Author Topic: how to convert a servo into a linear actuator  (Read 2362 times)

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Offline AdminTopic starter

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how to convert a servo into a linear actuator
« on: March 29, 2012, 09:37:50 AM »
I thought this was a pretty neat idea . . .

http://letsmakerobots.com/node/31838

Offline baker

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Re: how to convert a servo into a linear actuator
« Reply #1 on: March 29, 2012, 11:19:35 AM »
Nice one.If I use stronger materials like aluminium, will it work for 1 meter height??

Offline Soeren

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Re: how to convert a servo into a linear actuator
« Reply #2 on: March 30, 2012, 10:06:11 AM »
Hi,

I thought this was a pretty neat idea . . .
I would have imagined that you'd say "go buy a Linak, your time ain't worth this crap low quality, time consuming, juggling"  :P ;D
Regards,
Søren

A rather fast and fairly heavy robot with quite large wheels needs what? A lot of power?
Please remember...
Engineering is based on numbers - not adjectives

Offline AdminTopic starter

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Re: how to convert a servo into a linear actuator
« Reply #3 on: March 30, 2012, 10:13:52 AM »
Unfortunately they don't post prices on their website . . .
http://www.linak.com/products/Linear-Actuators.aspx

One thing you and I both agree on is companies that don't post prices are a hassle  :P

Offline Soeren

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Re: how to convert a servo into a linear actuator
« Reply #4 on: April 06, 2012, 07:54:07 PM »
Hi,

Unfortunately they don't post prices on their website . . .
http://www.linak.com/products/Linear-Actuators.aspx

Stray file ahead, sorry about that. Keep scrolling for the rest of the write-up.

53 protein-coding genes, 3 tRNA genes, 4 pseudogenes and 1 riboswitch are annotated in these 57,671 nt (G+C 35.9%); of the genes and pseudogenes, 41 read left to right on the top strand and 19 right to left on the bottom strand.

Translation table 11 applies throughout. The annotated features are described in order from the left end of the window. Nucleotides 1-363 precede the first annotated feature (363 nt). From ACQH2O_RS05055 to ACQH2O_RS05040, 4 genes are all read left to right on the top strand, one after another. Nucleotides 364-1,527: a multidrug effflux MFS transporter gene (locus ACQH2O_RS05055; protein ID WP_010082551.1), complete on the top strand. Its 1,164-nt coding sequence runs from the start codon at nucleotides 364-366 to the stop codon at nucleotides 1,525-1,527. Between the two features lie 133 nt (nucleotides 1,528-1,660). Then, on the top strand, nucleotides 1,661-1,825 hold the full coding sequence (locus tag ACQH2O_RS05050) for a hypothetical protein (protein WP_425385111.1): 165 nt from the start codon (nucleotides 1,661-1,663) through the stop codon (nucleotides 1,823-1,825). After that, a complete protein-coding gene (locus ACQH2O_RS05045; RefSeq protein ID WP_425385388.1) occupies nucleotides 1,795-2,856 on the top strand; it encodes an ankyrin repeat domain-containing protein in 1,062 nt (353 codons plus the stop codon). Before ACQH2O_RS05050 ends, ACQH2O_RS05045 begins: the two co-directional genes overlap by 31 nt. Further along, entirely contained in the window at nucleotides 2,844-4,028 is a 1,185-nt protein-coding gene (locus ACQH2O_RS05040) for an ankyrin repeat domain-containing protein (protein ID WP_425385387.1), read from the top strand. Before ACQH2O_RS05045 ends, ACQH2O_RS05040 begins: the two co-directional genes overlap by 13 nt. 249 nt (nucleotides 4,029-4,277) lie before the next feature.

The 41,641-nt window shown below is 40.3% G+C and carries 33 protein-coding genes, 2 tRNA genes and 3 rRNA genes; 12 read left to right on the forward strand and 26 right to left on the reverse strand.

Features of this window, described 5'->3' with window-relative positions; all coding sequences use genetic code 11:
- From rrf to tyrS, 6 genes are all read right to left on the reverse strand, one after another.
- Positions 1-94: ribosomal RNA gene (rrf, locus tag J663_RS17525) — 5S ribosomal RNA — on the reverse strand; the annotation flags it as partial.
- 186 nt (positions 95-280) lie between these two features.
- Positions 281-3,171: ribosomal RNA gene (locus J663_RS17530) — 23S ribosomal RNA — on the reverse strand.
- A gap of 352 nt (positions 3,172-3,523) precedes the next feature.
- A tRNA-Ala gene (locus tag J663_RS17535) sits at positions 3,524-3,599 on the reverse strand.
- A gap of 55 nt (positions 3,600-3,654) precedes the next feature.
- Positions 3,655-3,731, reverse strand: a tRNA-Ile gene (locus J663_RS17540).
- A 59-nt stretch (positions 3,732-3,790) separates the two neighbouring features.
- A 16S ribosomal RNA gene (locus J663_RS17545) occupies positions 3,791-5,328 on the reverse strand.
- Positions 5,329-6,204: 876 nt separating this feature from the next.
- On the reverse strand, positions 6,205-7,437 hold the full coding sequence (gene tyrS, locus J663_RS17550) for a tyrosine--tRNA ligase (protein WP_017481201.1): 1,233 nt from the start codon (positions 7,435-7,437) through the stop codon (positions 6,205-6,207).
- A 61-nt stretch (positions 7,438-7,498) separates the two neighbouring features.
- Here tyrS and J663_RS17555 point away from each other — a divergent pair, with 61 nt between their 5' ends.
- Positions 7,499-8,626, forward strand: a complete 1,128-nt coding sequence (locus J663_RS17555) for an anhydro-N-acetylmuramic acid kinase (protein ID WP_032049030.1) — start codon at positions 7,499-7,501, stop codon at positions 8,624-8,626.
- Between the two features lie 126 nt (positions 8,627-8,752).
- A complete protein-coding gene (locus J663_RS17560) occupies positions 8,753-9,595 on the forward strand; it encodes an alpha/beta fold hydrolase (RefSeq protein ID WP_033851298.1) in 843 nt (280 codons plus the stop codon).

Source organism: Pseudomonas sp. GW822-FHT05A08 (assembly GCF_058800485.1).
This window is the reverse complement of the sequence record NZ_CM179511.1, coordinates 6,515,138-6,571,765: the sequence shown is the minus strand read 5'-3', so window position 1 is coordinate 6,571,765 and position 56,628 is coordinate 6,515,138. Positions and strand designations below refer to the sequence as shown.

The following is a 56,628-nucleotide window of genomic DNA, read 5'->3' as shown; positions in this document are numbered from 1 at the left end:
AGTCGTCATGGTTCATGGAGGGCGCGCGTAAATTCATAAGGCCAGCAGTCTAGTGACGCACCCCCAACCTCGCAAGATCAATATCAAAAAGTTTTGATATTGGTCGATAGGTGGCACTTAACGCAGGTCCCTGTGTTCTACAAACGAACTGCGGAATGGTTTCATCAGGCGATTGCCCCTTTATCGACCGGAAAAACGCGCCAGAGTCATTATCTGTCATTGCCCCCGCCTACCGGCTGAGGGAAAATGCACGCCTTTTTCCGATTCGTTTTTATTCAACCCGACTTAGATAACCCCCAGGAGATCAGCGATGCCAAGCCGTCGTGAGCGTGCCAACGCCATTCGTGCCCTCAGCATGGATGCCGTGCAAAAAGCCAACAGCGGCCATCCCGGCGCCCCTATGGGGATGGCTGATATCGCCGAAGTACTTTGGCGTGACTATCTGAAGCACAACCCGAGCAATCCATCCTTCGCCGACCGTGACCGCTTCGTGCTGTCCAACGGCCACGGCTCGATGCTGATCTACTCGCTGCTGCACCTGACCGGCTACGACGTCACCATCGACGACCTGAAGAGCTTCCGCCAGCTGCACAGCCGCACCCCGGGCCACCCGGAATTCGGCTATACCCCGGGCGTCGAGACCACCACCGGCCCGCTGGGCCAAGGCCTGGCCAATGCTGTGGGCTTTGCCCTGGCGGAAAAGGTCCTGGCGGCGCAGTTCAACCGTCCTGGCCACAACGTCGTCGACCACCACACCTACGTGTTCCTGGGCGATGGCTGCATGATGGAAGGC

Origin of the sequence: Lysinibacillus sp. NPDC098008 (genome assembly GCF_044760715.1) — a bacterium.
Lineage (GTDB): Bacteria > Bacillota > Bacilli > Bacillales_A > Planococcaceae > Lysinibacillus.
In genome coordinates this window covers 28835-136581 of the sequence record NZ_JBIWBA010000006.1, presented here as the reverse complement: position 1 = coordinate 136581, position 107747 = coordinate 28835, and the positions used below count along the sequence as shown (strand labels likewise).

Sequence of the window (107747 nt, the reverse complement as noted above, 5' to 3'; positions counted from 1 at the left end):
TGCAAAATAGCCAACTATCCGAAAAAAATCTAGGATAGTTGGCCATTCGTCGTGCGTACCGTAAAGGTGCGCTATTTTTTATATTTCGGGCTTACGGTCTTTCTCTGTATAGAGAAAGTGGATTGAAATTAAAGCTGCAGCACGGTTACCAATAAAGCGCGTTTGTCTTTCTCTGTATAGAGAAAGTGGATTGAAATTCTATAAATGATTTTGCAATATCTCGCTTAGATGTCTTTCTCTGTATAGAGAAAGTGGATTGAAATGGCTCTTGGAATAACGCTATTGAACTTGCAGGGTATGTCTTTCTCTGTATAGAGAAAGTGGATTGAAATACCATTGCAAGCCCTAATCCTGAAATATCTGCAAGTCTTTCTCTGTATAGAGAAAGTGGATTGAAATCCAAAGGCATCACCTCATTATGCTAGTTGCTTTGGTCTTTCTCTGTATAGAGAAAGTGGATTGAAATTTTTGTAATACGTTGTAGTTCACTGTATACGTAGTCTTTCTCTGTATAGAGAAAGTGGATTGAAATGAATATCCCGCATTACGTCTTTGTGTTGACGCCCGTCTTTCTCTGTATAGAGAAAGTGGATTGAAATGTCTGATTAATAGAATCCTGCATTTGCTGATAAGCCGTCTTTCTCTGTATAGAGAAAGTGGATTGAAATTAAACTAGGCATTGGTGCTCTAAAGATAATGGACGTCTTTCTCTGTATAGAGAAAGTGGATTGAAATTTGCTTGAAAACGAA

One thing you and I both agree on is companies that don't post prices are a hassle  :P

Yep, it's a dead giveaway that the prices are (too) high and Linak are pretty expensive (but also pretty good), just like I've heard about Firgelli, but I don't have personal experience with the latter - buy local, the politicians always say ;D

Another reason for not having prices on a site may be regional pricing. I bet you can buy a Linak cheaper than me, even if they're a Danish product - same thing with LEGO, which costs more than twice the US price here in DK... Buy local, ha, not as long as Danish products are cheaper in every country in the world besides Denmark and considering that their inland market is only a few percent of their totals, I think it's an embarrassing utilization of very strict import duties, against the very country that supported them when they were "growing up"  >:(


For cheap linear actuators, I've used 10mm threaded rods in a length of water pipe with a nut welded to one end. A Nylon tube in the remainder of the pipe can be used for longer travels, but for the ~3" I needed, I went with just the nut (runs in guides anyway).

It's worth going for stainless rods (and nuts), as the threads are usually of a better/smoother quality than on the cheaper plain steel rods.

I've made nice dead bolts among other stuff this way and it is easily scaled down to smaller thread diameters - no need for weak glue stix, although they do have more travel per revolution (Imperial threads do have a larger rise than metric threads as well).
Regards,
Søren

A rather fast and fairly heavy robot with quite large wheels needs what? A lot of power?
Please remember...
Engineering is based on numbers - not adjectives

 


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